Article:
To safely round over small parts, say intarsia pieces, you can hold the workpiece against your router table with a wooden handscrew clamp.

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To safely round over small parts, say intarsia pieces, you can hold the workpiece against your router table with a wooden handscrew clamp (restricting you to routing only one area of the workpiece at a time), or use an inflatable or flex-drum sander. (Few of us own one.) Instead, I fashioned this "bridge" holder to keep my fingers away from the bit while routing around the entirety of the workpiece.

Build the bridge from a piece of scrap at least double the thickness of your workpiece. In the center of the scrap, form a slot wide and deep enough to house the workpiece plus clearance for the router bit to move around the edges, as shown. To accommodate a variety of workpieces, make the slot as deep as you think you'll ever need, and then mount a spacer between the jig and the workpiece that's just thick enough to keep the face of the workpiece flush with the bottom of the jig.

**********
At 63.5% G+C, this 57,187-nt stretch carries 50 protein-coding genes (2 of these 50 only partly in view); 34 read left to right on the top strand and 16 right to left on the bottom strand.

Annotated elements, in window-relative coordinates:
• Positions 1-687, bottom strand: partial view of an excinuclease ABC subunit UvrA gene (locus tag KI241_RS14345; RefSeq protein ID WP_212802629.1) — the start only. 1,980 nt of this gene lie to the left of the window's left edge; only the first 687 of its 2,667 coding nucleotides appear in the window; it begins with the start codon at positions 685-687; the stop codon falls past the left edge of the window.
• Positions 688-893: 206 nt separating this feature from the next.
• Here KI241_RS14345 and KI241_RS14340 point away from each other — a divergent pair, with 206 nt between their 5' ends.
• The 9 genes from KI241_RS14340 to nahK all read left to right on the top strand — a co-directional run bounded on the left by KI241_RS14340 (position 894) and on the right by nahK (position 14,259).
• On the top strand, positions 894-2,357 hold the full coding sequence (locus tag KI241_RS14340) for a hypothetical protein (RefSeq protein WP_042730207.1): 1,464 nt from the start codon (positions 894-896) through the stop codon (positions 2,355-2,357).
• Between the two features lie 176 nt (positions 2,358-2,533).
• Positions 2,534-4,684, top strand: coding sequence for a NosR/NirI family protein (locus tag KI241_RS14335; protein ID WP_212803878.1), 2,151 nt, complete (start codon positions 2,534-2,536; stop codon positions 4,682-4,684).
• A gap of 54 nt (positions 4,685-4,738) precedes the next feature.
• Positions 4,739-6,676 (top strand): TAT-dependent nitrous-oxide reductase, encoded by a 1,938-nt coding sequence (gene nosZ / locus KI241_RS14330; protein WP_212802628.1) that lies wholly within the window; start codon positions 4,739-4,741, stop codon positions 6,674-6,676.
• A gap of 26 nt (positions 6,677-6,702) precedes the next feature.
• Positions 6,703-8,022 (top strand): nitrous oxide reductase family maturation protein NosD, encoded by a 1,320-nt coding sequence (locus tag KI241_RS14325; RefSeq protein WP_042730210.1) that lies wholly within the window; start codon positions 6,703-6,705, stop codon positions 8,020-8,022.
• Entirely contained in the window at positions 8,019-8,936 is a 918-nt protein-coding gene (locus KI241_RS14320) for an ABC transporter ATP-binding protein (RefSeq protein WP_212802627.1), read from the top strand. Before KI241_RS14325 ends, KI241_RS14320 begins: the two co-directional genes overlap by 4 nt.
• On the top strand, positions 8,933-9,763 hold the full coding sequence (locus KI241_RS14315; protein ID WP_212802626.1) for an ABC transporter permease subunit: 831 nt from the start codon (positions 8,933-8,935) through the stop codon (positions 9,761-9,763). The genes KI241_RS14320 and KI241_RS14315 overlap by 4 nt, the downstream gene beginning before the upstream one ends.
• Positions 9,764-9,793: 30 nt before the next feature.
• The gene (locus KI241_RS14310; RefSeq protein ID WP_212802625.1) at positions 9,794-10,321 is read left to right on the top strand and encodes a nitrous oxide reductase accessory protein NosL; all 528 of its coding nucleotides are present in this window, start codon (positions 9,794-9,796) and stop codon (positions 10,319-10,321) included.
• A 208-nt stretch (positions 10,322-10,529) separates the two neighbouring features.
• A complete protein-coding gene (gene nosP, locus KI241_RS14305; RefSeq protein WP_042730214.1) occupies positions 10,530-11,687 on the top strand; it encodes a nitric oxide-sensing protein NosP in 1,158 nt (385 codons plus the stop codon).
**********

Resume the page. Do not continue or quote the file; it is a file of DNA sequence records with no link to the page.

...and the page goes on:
Fasten the workpiece in the slot with double-faced tape. Or, if the back of the piece won't show in the finished product, use screws. Now rout the edges, keeping the bridge and workpiece in contact with the router table.
—Frank Ryan, Eugene, Ore.